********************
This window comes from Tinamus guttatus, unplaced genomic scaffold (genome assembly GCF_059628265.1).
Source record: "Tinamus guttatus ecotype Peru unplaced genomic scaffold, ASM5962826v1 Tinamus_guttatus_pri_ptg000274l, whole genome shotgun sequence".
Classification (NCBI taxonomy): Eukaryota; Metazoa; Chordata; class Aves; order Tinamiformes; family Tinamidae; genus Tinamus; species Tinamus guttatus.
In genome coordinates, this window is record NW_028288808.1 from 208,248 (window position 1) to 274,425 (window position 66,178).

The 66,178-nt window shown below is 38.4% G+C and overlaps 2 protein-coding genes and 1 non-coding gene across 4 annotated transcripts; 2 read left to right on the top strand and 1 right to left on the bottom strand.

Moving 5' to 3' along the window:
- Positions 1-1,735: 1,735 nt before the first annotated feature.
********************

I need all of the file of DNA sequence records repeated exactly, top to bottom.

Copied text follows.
This window comes from Tinamus guttatus, unplaced genomic scaffold (genome assembly GCF_059628265.1).
Source record: "Tinamus guttatus ecotype Peru unplaced genomic scaffold, ASM5962826v1 Tinamus_guttatus_pri_ptg000274l, whole genome shotgun sequence".
Classification (NCBI taxonomy): Eukaryota; Metazoa; Chordata; class Aves; order Tinamiformes; family Tinamidae; genus Tinamus; species Tinamus guttatus.
In genome coordinates, this window is record NW_028288808.1 from 208,248 (window position 1) to 274,425 (window position 66,178).

The 66,178-nt window shown below is 38.4% G+C and overlaps 2 protein-coding genes and 1 non-coding gene across 4 annotated transcripts; 2 read left to right on the top strand and 1 right to left on the bottom strand.

Moving 5' to 3' along the window:
- Positions 1-1,735: 1,735 nt before the first annotated feature.